Key takeaways

We’ve all been there. We’re ‘being good’...but can’t drop the thought about the chocolate sitting in the fridge, or the glass of vino we’ve sworn off, or the sugary, salty, fatty treat that flies in the face of our health goals.

From a health coach's perspective, being rigid and ‘rulesy’ seldom works. It doesn’t tend to be effective in the long term and often has patients feeling more frustrated and resentful in the short term.

A strategy people often employ is will power, otherwise known as ‘won’t power’. You could be in battle with yourself for hours, days or weeks! You might have enough fortitude to abstain for a while, but won’t power is a poor strategy for most.

I’m excited to share with you some of my favourite strategies to support patients when overcoming cravings. 

For a very practical approach, there are a handful of interrupting behaviours you can use to increase your successes. Let’s dive into some strategies.

1. Don’t buy the food/drink

If it's not in the house, you have to go out of your way to get it - which means plenty of chances to change tack and reset.

2. Upgrade to better quality

If your standard choice is highly processed and made with ingredients that look more like a list of lab ingredients, what can you choose that is better quality? While this strategy doesn’t stop you from consuming, it does speak to an upgraded health picture long term. Some of the things to look for are:

  • fewer ingredients (less is definitely more as it means the food is closer to its origin and that tends to be positive)
  • whole food ingredients (ensure you recognise what each of the ingredients are - like nuts, seeds, cacao, etc., not 140, natural flavour, 635, etc.)
  • organic/biodynamic

3. Keep a stash of healthy alternatives

Fresh veg and fruit, nuts and seeds and homemade snacks that tick your nutritional box. When the urge arises, go to your healthy harvest first and even if you end up going to your craving food, you’ve put down a base of health first.

4. Create barriers

Sometimes a simple barrier that creates a delay is enough in the moment. Taking the chocolate out of the fridge and storing it at the bottom of the freezer for example means you can enact step 5.

5. Physical interruptions

You’ve had a thought, which prompted a desire and now you can’t stop thinking about the (insert temptation). It seems like you can’t think of anything else! Creating some space and using your mind differently might be enough to change that cyclic thinking. Some examples are:

  • do 50 squats
  • drink two big glasses of water
  • walk around the block
  • wash the dishes/clean something (listening to music)

If, after performing several interrupters, you still have that strong desire, go ahead and have it. This works because you’re not saying “no”, you’re saying “not yet” so the part of the brain that wants to do the opposite doesn’t get a chance to inform your choice. Also, if you’ve had a couple of big glasses of water and some movement, you’ll likely not eat or drink as much as you might have. If you’ve already implemented step 2, you’re even further ahead.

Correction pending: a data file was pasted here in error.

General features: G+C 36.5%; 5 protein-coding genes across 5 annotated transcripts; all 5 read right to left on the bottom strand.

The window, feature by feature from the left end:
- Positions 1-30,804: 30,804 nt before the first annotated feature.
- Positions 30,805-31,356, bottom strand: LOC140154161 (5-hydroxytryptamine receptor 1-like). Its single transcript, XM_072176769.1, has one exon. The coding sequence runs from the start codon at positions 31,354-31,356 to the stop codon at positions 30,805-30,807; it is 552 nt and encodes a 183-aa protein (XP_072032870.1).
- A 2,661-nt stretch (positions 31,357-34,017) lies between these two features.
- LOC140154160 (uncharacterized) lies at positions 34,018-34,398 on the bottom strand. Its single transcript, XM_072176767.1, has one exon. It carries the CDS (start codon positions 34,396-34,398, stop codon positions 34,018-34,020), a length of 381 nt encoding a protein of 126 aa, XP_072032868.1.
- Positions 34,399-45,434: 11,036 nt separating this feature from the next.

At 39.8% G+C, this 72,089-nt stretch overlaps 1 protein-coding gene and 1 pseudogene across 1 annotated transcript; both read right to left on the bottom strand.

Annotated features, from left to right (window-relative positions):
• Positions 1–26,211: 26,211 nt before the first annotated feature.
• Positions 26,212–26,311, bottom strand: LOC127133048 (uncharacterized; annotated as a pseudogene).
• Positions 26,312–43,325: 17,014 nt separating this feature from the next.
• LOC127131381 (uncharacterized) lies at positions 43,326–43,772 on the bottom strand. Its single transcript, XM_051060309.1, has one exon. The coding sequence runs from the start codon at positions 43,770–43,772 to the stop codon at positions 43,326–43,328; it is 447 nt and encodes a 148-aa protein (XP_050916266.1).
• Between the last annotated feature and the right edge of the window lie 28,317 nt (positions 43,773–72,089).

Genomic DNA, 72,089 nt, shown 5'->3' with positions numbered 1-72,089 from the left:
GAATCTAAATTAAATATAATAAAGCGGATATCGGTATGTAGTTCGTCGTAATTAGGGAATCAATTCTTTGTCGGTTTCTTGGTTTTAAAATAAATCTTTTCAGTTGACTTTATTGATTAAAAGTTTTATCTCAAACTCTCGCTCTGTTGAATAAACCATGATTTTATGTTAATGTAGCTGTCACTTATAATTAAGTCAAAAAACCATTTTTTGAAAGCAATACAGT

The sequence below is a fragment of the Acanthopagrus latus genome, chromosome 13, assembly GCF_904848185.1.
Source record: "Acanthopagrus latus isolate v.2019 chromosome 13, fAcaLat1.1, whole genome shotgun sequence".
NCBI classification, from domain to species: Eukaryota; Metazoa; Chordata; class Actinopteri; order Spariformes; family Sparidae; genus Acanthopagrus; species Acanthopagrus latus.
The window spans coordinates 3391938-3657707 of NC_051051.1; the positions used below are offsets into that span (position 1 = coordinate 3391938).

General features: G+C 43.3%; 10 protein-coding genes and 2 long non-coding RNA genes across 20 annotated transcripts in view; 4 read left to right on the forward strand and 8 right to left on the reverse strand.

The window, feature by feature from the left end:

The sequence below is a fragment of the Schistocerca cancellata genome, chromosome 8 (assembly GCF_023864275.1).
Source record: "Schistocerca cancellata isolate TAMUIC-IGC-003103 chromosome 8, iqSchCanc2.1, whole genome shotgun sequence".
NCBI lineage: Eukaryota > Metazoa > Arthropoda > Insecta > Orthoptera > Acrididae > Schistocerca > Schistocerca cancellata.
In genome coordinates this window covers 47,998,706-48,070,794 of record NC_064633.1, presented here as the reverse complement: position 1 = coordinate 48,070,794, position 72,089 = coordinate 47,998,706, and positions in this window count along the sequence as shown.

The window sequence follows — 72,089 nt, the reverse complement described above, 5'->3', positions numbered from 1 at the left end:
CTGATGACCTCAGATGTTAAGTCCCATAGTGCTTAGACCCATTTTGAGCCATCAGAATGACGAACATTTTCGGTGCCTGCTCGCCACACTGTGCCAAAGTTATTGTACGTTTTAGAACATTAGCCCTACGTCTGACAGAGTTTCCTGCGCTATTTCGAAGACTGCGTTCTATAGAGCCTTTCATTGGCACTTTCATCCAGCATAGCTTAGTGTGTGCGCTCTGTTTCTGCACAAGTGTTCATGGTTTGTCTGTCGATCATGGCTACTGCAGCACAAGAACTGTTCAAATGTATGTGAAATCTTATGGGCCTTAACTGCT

6. Learn about your emotional drivers

When the urge or craving arrives, notice the types of thoughts you’re having. Sit and write them down. Look for patterns. Chat with your health coach about what you notice. Sometimes we learn there is a story of reward. Sometimes someone might feel truly addicted to something. For some there might be a link to childhood conditioning. So many things inform our habits and choices, and getting to know them is so helpful.

An approach health coaches take is one of investigation and learning. If you happen to choose to eat or drink something you’re making efforts to avoid, what happens? Do your symptoms appear or change? What were you thinking in the minutes prior to choosing to consume? Is this way of thinking familiar to you? That’s the sort of enquiry your coach can help you through.

What happens when you have an enquiring mind instead of a brutal judge, is you get to learn. You ditch the judgement and simply aim to understand (and not be perfect).

Most importantly, if you’re struggling with unhealthy consuming behaviours, I encourage you to spend time discussing it with your health coach. We’re here to help you understand, explore and work together to achieve your best health.

bee pennington health coach wearing teal dress standing smiling
Bee Pennington
Bee, an award-winning health coach at Melbourne Functional Medicine, specialises in mindset, emotional health, and maintaining healthy boundaries. Meditation and breathwork facilitator.
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Have something to add, or want to ask
Bee Pennington
something? Join the conversation in the comments below and we'd be delighted to chat.
Have something to add, or want to ask
something? Join the conversation in the comments below and we'd be delighted to chat.
{ "datePublished": "May 19, 2023" }